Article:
It’s the skill of Kay’s biography to capture that sense of initial charge and identification, that conspiratorial relationship between Smith’s blues and her listeners, who can never feel alone, so long as Smith is beside them. We feel Smith’s personality electrifying these pages: she is brought, uncannily, back to life. Kay manages to imbue this biography with the full force of personhood. It reads, in some places, like a novel, in that we feel intimately aware not only of the facts of Smith’s life, but of her motivations, her fears, her demons, and her magnetic, forceful individuality.
Originally published in 1997, Kay’s biography was a joyous and formally daring undertaking. Then, it formed part of a series called Outlines, which sought to document “an unofficial, candid and entertaining short history of lesbian and gay art, life and sex”. Now, a Spice Girls reference dates it only momentarily: Bessie Smith remains an act of intimate witnessing, a biography about a black, bisexual, working-class American artist by a celebrated Scottish poet who first recognised her own blackness and queerness in Smith’s songs, her wild mythos and “beautiful black face”... The lyricism makes a concertina of time and space, the swirl of artefacts – hard evidence, and monuments to feeling – mounting to a heady crescendo.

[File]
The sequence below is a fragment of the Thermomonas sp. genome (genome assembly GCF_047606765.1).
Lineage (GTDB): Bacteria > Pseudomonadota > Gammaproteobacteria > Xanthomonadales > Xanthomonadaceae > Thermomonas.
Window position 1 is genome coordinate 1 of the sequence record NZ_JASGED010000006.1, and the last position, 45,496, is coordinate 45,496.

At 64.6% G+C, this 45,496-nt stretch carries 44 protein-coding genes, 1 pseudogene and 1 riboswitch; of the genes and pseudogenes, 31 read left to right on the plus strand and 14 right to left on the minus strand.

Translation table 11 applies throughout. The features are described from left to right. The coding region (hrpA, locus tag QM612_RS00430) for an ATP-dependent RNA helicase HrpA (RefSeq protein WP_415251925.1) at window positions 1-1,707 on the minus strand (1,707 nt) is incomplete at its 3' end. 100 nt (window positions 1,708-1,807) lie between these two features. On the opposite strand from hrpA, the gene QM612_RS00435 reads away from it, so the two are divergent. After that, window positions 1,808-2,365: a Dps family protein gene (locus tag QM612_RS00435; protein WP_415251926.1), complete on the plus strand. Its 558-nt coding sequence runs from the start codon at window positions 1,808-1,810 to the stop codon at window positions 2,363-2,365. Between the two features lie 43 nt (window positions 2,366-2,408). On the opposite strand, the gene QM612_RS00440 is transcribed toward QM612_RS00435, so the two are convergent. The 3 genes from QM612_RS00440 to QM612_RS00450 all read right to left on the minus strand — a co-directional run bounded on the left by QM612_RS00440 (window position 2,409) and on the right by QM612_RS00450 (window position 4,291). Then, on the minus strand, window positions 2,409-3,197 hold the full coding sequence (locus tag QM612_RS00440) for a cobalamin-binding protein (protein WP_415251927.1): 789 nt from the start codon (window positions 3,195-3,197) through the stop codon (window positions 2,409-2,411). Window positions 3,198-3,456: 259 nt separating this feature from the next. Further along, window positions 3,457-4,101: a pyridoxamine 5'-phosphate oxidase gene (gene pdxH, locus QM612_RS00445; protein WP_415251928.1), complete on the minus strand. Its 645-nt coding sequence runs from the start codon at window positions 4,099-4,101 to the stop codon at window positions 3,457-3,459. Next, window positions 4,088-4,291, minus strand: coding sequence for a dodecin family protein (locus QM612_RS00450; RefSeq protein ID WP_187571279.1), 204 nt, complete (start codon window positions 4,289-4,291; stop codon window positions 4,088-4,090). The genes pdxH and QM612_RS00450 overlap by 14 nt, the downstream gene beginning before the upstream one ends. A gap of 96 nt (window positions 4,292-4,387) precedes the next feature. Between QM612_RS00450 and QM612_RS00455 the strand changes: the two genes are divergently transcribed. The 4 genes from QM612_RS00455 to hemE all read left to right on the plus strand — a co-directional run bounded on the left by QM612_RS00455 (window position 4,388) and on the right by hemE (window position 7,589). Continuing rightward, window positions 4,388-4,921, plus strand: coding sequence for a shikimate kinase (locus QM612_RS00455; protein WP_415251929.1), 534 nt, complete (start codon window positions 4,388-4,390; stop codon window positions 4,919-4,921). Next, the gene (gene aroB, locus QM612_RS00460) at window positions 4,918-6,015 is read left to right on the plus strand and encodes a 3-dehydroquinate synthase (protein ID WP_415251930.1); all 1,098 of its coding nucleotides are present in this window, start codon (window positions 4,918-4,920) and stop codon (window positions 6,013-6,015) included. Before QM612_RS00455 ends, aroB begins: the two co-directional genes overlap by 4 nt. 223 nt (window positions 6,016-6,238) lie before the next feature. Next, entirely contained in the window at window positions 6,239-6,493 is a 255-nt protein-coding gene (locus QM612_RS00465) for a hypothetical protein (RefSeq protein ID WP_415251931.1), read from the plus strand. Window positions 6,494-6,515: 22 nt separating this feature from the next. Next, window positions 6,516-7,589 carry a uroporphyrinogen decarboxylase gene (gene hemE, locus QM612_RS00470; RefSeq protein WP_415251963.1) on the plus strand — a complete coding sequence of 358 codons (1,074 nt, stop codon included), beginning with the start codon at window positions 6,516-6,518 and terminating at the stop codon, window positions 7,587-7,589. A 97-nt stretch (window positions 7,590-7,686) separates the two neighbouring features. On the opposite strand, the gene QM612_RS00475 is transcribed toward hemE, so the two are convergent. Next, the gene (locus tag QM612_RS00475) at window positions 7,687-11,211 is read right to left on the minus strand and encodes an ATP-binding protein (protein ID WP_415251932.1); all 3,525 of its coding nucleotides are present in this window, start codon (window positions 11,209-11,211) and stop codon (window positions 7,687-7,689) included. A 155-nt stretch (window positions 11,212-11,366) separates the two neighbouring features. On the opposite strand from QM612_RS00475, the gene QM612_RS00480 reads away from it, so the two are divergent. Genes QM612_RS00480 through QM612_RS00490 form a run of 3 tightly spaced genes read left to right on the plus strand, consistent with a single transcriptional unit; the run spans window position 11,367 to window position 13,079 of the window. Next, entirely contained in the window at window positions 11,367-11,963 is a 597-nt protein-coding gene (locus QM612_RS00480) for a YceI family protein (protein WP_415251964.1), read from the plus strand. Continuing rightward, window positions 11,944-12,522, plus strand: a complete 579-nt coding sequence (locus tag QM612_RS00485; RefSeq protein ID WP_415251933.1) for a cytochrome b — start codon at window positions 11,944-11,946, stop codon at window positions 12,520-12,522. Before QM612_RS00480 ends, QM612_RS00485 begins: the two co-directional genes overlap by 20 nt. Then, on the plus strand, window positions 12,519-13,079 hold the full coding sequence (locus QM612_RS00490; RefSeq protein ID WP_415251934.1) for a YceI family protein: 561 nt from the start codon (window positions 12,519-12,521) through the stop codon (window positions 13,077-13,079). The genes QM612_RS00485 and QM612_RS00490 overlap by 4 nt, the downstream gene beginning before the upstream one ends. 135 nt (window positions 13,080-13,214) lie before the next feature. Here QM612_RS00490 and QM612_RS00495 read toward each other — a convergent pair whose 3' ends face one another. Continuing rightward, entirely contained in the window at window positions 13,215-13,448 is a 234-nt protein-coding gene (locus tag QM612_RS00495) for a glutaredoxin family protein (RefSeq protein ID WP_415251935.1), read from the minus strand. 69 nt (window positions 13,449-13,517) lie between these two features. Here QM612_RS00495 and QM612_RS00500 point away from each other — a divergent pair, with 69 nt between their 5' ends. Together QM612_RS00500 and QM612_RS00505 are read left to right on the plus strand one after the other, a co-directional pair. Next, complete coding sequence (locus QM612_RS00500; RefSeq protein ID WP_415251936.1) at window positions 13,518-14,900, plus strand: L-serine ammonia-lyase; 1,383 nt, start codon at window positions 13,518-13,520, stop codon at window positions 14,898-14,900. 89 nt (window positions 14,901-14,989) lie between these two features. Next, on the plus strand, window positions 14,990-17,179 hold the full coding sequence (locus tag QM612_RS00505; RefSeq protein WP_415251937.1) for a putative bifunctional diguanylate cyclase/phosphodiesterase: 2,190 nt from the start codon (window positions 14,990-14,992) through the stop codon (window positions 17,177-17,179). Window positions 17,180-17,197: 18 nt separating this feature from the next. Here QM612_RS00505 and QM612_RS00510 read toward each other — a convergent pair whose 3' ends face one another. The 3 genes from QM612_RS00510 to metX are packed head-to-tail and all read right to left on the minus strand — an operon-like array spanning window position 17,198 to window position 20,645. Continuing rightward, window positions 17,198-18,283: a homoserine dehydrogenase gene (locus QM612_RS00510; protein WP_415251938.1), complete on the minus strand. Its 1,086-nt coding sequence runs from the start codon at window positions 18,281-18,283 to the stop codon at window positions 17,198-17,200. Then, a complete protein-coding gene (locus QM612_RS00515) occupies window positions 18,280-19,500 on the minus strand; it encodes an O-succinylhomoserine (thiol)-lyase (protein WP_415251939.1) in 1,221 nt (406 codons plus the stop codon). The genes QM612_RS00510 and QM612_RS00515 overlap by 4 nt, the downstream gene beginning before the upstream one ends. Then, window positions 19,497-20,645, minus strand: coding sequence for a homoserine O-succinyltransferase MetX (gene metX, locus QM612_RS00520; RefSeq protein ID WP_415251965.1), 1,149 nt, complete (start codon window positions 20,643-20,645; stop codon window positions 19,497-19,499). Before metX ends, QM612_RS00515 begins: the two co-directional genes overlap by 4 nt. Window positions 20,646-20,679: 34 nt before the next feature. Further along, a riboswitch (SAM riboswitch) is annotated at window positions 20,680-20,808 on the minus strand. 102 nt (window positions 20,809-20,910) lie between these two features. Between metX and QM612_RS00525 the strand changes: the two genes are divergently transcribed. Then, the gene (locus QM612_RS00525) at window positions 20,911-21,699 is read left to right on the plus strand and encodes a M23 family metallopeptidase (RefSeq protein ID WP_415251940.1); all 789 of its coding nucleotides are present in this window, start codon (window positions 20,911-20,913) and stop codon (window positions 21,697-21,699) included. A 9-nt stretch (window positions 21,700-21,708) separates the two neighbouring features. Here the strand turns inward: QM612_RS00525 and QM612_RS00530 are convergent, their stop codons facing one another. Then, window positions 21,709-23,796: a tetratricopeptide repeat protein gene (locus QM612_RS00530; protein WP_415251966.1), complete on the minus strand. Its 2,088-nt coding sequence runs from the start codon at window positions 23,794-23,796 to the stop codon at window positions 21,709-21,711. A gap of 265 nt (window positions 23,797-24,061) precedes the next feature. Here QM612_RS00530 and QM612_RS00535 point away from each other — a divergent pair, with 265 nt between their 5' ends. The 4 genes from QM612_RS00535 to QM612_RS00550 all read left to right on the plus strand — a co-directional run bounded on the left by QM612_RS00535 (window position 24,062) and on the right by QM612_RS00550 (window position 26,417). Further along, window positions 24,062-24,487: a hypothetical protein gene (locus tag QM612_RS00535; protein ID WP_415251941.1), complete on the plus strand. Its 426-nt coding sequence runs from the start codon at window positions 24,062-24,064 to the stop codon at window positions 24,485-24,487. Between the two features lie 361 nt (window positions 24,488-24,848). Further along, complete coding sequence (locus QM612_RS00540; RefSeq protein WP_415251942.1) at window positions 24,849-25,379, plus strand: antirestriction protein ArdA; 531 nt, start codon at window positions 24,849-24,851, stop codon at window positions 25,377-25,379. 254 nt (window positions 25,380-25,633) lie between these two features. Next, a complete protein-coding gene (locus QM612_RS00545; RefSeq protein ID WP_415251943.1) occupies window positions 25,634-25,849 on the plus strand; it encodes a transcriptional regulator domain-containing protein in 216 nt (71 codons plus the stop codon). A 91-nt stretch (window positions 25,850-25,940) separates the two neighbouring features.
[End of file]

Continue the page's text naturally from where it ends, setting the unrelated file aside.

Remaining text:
In surviving photographs Smith appears startlingly modern, so alive she might sweep out of the frame in a scatter of rhinestones and feathers. Kay replicates that closeness in her writing, contextualising Smith while honouring the physical realities of her life, the punches thrown and received, the bad liquor and worse men, the power of her song and the impotence of her end.
“The greatest blues singer in the world will never stop singing,” her belated headstone reads. Kay’s book is the amplifier that Smith’s voice deserves.